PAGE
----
Tuition Hearings: We All Need to Meet Half Way

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Illustration by Melisa Valovera
Illustration by Melisa Valovera

Students at Montclair State University love to express their opinions about the injustices they see in the campus community, but this Friday saw low turnout to one of the most high profile opportunities for students to express their views on perhaps the most important aspect of university life: the annual tuition hearing.

Every year, the Board of Trustees, the governing body that votes on all major issues of concern for the university, invites students to one of their monthly meetings to discuss tuition. Over the years, the event has seen various levels of student turnout — in 2012, several students from the organization Students for a Democratic Society attended the hearing in protest — but this year, only five students showed up and, of the handful who did, not everyone spoke.

Part of the problem with this low turnout is the lack of student engagement from which Montclair State continually suffers. Students simply don’t check their emails or stay up to date on campus issues or don’t care enough about the infrastructure of the university to do more than tweet at @MontclairProblems. After listening to what the student body has to say about the tuition hearing, though, it’s clear that the low numbers at tuition hearings cannot simply be written off as lack of student involvement.

The results of our survey (printed on the front page) showed that many students at Montclair State didn’t even know that the tuition hearing was happening, or what exactly the hearing was.

Additionally, students often said that they could not attend the hearing because it was held at a bad time for them. Many students specifically design their schedules so that they do not have class on Fridays so that they can either work that day or spend the day commuting home for the weekend if they live on campus. Those who are on campus early on Fridays are typically not hanging around, but busy in class or at work.

For most, attending a meeting on a Friday morning is not convenient, especially since the hearings are usually only advertised a few days before they happen, and many students plan their daily schedules weeks in advance, not allowing much time to squeeze in unexpected meetings.

However, that’s only relevant for the students who actually know about the meeting. Seventy-three percent of students surveyed said that they felt the hearing was not sufficiently advertised before it occurred.

Students are not only missing tuition hearings because they don’t care. Students are not attending tuition hearings because they don’t know about them — they don’t know what they are, when they occur or that they even exist.

While this isn’t entirely the university’s fault, there are definitely things that the administration could be doing to make tuition hearings more prominent in the student population. The university sent out several campus-wide emails, but none of these really explained in detail what a tuition hearing is or how it works. The university may be assuming that students already know this information, but our survey shows that this is clearly not the case.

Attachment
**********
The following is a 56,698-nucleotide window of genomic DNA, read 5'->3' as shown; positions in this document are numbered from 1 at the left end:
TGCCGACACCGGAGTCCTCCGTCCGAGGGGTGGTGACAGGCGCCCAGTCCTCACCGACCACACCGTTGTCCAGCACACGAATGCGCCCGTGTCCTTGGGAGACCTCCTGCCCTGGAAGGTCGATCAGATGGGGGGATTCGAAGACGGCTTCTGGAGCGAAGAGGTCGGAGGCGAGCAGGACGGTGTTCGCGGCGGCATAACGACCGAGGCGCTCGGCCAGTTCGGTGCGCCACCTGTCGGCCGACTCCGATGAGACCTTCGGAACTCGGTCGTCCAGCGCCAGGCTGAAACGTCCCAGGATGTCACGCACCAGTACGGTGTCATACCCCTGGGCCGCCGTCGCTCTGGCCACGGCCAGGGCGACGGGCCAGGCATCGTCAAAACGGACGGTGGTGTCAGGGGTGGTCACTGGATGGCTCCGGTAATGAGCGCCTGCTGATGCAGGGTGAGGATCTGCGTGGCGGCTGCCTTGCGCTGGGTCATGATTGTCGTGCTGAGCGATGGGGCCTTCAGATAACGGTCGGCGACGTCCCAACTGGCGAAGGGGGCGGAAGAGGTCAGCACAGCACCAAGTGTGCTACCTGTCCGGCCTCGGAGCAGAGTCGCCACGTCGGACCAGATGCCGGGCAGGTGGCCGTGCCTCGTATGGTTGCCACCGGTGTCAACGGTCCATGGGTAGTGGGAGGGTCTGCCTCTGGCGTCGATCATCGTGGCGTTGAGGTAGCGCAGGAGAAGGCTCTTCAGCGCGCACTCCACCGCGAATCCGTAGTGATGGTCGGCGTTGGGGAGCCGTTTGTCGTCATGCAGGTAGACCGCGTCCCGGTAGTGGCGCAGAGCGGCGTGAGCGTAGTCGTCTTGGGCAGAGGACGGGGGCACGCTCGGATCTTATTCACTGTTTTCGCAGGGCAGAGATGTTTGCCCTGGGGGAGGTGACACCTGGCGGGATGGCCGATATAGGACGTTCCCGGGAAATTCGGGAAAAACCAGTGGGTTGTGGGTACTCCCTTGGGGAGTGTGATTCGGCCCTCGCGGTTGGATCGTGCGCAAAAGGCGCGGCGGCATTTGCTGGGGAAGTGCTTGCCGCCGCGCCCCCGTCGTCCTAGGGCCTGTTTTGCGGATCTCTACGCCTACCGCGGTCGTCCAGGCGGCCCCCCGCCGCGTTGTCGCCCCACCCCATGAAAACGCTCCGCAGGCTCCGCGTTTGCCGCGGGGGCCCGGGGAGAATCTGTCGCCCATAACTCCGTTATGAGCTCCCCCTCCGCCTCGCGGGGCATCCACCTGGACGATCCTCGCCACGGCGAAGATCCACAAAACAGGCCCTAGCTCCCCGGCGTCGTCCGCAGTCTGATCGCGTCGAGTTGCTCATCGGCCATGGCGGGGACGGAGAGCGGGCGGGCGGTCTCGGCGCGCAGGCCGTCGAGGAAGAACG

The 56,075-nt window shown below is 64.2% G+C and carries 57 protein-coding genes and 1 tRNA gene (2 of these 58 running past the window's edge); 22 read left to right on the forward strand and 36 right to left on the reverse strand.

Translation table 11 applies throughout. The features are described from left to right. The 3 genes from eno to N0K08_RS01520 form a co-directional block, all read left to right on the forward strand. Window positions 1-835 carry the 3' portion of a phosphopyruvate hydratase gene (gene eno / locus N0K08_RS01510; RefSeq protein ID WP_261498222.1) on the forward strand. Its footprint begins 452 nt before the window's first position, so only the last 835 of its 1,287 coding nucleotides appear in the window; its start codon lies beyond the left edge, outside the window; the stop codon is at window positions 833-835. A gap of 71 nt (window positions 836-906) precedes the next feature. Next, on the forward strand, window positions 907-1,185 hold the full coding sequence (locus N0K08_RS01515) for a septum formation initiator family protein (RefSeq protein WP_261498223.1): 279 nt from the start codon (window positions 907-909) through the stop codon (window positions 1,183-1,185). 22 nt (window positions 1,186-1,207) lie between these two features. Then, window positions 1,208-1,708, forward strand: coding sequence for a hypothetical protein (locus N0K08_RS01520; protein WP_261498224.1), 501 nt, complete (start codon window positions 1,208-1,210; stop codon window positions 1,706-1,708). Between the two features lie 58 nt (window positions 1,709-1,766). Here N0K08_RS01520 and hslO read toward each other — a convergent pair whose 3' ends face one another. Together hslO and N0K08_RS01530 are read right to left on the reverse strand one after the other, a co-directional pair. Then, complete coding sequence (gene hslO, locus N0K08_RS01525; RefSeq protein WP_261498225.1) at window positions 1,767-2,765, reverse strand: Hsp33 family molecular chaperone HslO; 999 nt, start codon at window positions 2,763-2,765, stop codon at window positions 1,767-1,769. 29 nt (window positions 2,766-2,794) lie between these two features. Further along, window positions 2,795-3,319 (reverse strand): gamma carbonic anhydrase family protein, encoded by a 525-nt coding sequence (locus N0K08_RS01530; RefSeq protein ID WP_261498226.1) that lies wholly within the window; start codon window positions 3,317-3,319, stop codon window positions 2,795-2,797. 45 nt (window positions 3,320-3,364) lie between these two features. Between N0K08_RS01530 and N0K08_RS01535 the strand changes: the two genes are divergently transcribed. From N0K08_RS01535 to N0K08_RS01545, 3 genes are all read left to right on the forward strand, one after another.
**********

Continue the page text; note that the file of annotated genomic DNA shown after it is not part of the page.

More proactive campaigns by the administration or campus organizations that don’t focus solely on the fact that the tuition hearings are happening, but that truly encourage students to attend and explain why it is important to make their voice heard would definitely compel many students to set aside the time to attend these hearings. At this point in time, no campaign of that kind exists, which is likely contributing to why no one is showing up.

Consider, for example, how the university has taken on the task of the conversion to NEST. The entire week before registration, individuals were set up around campus advertising the switch to NEST in Ask Me booths and answering questions. Students who went to Webster Hall to gain help with registration were even rewarded with snacks. Why can’t a similar campaign exist for the tuition hearing?

Additionally, the time when tuition hearings is held is inconvenient for a great deal of the student body. This may be due to a set meeting time for board meetings, but moving the tuition hearing to a more convenient time, like common hour, may make these meetings significantly easier for students to attend.

Alternatively, the student members of the Board of Trustees could meet with students in the weeks leading up to the hearing, acting as a liaison and listening to the opinions of students who can’t make the Friday morning hearing. These individuals could then use their interviews with students to form a general statement to present to the Board of Trustees that represents the interests of many students, not just a few.

Students should be more involved in what goes on behind the scenes at Montclair State and take more interest in events like tuition hearings, but the university has to do their fair share as well. Holding tuition hearings at times which are inconvenient for students and not advertising the event beyond sending out a few emails or hanging up flyers is not going to lead to a campus community of aware and engaged citizens — one of the major goals that Montclair State argues that a higher education should provide.

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